Placing ourselves in context

By Father Ron Rolheiser, OMI
“I am a citizen, not of Athens or Greece, but of the world.” Socrates wrote those words more than 24 hundred years ago. Today more than ever these are words which we would need to appropriate because, more and more, our world and we ourselves are sinking into some unhealthy forms of tribalism where we are concerned primarily with taking care of our own.
We see this everywhere today. We tend to think that this lives only in circles of extremism, but it is being advocated with an ever-intensifying moral fervor in virtually every place in the world.  It sounds like this:  America first! England first! My country first! My state first! My church first! My family first! Me first! More and more, we are making ourselves the priority and defining ourselves in ways that are not just against the Gospel but are also making us meaner in spirit and more miserly of heart. What’s to be said about this?
First of all, it’s against the Gospel, against most everything Jesus taught. If the Gospels are clear on anything, they are clear that all persons in this world are equal in the sight of God, that all persons in this world are our brothers and sisters, that we are asked to share the goods of this world fairly with everyone, especially the poor, and, most importantly, that we are not to put ourselves first, but are always to consider the needs of others before our own.
All slogans that somehow put “me,” “us,”  “my own,” “my group,” and “my country” first, deny this. Moreover, this doesn’t just apply at the micro-level, where we graciously step back in politeness to let someone else enter the room before us, it applies, and especially so, to us as whole nations. For us, as nations, there is a certain immorality and immaturity in thinking first of all, and primarily, of our own interests, as opposed to thinking as citizens of the world, concerned for everyone’s good.
And the truth of this is found not just in Jesus and the Gospels, but also in what’s highest and best in us. The very definition of being big-hearted is predicated on precisely rising above self-interest and being willing to sacrifice our own interests for the good of others and the good of the larger community. The same is true for being big-minded.
We are big-minded exactly to the extent that we are sensitive to the wider picture and can integrate into our thinking the needs, wounds, and ideologies of everyone, not just those of their own kind. That’s what it means to understand rather than simply be intelligent. When we are petty we cannot understand beyond our own needs, our own wounds, and our own ideologies.
We know this too from experience. On our best days our hearts and minds are more open, more willing to embrace widely, more willing to accept differences and more willing to sacrifice self-interest for the good of others. On our best days we are gracious, big-hearted, and understanding, and, on those days, it’s unthinkable for us to say: Me first! We only put ourselves first and let our concerns trump our own goodness of heart on days when our frustrations, wounds, tiredness and ideological infections overwhelm us.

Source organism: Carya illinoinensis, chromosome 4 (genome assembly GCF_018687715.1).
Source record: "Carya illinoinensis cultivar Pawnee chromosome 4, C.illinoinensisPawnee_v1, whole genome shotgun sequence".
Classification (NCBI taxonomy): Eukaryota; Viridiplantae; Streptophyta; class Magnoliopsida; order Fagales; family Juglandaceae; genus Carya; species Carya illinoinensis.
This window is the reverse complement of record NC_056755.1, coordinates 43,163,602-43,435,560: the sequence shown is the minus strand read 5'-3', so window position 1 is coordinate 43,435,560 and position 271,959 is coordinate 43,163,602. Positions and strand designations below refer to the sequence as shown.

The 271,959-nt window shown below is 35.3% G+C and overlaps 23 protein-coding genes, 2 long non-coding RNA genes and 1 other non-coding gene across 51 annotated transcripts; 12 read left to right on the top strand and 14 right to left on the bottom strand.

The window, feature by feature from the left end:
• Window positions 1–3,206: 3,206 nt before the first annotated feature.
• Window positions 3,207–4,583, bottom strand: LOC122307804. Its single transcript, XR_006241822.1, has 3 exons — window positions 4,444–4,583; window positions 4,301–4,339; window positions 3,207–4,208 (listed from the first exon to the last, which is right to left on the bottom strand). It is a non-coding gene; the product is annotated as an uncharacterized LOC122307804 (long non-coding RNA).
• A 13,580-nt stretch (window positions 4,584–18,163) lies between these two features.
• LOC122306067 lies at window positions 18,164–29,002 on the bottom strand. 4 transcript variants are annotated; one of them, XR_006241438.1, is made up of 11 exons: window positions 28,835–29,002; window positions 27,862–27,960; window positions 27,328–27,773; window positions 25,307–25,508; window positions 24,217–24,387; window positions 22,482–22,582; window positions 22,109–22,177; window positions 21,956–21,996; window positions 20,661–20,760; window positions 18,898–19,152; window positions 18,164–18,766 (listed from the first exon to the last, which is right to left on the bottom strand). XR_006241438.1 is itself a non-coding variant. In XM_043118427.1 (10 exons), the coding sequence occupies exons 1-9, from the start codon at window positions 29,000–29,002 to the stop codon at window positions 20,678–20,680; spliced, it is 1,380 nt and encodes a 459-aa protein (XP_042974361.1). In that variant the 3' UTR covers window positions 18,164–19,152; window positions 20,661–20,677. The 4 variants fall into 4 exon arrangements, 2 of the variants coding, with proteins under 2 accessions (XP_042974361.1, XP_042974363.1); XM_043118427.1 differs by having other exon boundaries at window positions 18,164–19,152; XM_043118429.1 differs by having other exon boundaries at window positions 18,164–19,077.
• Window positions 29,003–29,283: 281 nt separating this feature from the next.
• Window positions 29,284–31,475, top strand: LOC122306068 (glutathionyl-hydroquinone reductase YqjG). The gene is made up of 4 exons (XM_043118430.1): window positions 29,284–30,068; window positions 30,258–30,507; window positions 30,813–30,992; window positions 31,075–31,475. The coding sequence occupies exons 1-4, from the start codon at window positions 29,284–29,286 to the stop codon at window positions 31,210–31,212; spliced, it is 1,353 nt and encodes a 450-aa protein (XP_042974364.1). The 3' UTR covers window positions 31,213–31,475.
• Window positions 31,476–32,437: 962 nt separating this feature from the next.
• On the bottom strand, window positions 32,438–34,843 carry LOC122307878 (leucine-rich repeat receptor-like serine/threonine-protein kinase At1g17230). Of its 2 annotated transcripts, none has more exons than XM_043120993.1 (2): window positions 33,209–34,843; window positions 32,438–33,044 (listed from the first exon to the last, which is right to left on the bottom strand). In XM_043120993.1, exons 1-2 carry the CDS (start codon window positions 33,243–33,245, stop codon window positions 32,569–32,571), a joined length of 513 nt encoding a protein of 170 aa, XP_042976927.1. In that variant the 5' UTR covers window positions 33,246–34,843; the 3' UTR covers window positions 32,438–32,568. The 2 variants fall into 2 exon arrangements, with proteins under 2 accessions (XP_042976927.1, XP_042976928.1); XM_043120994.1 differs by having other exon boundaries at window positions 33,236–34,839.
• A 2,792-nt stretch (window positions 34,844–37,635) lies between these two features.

And even when we do revert to pettiness, part of us knows that this isn’t us at our best, but that we are more than what our actions betray at that moment. Below our wounds and ideological sicknesses, we remain riveted to the truth that we are, first, citizens of the world. A healthy heart still beats below our wounded, infected one.
Sadly almost everything in our world today tempts us away for this. We are adult children of Rene Descartes, who helped shape the modern mind with his famous dictum: “I think, therefore, I am!”
Our own headaches and heartaches are what’s most real to us and we accord reality and value to others primarily in relationship to our own subjectivity. That’s why we can so easily say: “Me first! My country first! My heartaches first!”
But there can be no peace, no world community, no real brother and sisterhood and no real church community, as long as we do not define ourselves as, first, citizens of the world and only second as members of our own tribe.
Admittedly, we need to take care of our own families, our own countries and our own selves. Justice asks that we also treat ourselves fairly. But, ultimately, the tension here is a false one, that is, the needs of others and our own needs are not in competition.
Athens and the world are of one piece. We best serve our own when we serve others. We are most fair to ourselves when we are fair to others. Only by being good citizens of the world are we good citizens in our own countries.
Putting ourselves first goes against the Gospel. It’s also poor strategy: Jesus tells us that, in the end, the first will be last.
(Oblate Father Ron Rolheiser, theologian, teacher and award-winning author, is President of the Oblate School of Theology in San Antonio, TX.)

Diocese well represented at regional Catholic conference

By Ruby Thomas
LOUISVILLE, Ky. – More than 500 Catholics from 10 dioceses across the country gathered at the Galt House Hotel in downtown Louisville for the Interregional African American Catholic Evangelization Conference (IAACEC) June 10-12. The Diocese of Jackson sponsored the event. Will Jemison, director of Black Catholic Ministry, was a speaker and 42 representatives from the diocese attended. Bishop Joseph Kopacz presided at the closing Mass.